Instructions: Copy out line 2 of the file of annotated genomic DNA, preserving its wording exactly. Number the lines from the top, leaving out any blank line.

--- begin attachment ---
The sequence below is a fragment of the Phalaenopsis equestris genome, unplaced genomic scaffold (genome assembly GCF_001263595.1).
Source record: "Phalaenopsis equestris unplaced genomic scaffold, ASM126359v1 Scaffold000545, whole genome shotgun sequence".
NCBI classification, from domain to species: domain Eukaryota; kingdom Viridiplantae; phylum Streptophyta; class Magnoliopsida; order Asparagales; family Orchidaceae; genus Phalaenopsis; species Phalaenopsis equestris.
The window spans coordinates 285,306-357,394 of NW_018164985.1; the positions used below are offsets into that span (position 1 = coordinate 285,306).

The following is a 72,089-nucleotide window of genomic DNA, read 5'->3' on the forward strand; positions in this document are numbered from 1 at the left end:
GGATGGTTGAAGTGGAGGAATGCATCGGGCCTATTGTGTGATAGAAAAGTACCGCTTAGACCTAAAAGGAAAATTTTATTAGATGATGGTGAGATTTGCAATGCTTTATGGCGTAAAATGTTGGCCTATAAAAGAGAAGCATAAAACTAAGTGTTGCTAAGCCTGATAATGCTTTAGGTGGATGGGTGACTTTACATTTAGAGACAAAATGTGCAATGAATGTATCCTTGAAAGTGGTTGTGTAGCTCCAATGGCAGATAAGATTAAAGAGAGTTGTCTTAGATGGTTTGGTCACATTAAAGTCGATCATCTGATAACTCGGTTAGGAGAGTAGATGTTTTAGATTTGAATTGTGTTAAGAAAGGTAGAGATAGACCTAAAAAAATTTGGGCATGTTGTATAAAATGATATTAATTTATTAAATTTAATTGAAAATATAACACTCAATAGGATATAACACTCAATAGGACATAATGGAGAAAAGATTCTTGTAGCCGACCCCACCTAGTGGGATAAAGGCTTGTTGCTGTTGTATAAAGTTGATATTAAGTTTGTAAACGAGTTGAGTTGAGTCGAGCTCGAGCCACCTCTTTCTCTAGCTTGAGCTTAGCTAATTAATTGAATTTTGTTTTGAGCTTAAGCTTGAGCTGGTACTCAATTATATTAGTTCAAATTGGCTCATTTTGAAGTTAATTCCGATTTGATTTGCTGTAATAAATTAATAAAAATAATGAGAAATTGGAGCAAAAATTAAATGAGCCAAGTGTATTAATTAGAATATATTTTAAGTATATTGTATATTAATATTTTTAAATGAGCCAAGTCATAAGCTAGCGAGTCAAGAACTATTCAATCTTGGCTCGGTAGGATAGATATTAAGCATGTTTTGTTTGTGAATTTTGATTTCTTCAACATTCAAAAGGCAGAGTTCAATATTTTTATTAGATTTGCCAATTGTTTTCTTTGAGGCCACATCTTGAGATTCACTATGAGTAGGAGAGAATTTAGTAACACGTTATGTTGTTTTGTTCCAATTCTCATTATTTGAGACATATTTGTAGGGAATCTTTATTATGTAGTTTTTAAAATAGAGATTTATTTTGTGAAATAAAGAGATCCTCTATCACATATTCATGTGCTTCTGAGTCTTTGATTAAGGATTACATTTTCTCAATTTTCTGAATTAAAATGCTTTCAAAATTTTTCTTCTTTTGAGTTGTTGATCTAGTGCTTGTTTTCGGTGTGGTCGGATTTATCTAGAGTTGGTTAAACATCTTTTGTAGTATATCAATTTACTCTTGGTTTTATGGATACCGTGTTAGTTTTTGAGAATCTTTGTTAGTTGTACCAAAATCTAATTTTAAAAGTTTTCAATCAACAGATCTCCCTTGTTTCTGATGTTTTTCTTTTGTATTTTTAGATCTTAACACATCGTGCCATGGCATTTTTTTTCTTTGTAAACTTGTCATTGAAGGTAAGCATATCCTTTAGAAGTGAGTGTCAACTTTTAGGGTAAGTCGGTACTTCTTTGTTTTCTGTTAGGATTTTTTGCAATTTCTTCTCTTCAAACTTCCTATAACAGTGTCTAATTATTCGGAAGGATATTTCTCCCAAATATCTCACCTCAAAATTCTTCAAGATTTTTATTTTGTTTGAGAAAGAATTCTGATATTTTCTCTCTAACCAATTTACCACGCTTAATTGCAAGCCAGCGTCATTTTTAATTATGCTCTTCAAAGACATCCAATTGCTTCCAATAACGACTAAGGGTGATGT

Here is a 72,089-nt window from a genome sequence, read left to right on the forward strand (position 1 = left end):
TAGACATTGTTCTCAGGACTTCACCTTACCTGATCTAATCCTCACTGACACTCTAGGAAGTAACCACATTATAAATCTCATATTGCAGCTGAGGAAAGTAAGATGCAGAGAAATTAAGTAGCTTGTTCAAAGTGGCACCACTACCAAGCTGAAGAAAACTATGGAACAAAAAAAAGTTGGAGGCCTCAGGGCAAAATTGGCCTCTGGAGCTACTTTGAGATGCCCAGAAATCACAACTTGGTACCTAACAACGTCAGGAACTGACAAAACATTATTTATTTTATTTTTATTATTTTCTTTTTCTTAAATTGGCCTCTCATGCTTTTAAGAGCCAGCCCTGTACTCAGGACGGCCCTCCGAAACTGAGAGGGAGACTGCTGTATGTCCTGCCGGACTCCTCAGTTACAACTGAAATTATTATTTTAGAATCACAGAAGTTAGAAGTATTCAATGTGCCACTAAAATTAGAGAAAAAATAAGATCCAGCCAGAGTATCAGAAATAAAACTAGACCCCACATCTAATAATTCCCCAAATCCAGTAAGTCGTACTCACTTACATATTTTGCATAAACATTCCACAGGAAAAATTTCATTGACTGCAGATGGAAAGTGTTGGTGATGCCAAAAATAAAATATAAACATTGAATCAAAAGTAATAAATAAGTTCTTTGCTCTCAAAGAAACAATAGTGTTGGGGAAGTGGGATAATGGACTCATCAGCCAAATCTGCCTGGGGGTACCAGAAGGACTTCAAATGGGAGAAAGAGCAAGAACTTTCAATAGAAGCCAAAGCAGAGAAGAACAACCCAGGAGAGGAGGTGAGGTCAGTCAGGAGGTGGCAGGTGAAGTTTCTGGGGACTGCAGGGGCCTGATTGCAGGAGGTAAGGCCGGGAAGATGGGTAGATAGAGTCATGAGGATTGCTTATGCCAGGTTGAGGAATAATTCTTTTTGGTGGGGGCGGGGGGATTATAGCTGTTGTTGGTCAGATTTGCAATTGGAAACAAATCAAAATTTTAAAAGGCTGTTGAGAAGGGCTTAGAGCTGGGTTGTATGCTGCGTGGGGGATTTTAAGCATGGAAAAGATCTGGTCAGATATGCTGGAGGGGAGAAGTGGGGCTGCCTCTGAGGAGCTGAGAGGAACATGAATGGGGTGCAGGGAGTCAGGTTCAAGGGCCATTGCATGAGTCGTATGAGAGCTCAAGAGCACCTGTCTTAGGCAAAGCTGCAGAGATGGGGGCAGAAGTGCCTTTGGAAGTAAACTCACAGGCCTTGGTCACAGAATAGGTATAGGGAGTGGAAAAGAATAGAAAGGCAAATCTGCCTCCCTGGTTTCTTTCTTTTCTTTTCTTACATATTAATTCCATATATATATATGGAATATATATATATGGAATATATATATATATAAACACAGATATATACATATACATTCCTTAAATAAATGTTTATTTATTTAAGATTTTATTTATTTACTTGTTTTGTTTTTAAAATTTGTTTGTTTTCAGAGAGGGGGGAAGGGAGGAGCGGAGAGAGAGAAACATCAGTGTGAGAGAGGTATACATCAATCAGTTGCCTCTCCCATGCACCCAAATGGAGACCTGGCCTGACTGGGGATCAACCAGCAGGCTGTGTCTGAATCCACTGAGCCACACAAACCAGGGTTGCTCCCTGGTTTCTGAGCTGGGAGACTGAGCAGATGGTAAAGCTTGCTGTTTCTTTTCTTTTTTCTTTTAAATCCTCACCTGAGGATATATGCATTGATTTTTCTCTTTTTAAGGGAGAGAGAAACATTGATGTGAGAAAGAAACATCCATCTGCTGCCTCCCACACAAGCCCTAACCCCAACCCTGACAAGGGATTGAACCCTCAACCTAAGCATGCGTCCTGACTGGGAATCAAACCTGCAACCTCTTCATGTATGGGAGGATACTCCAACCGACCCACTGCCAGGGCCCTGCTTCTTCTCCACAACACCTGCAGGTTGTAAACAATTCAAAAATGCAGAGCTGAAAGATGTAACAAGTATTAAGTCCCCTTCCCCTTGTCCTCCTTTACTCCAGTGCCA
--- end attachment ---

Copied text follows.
Source record: "Phalaenopsis equestris unplaced genomic scaffold, ASM126359v1 Scaffold000545, whole genome shotgun sequence".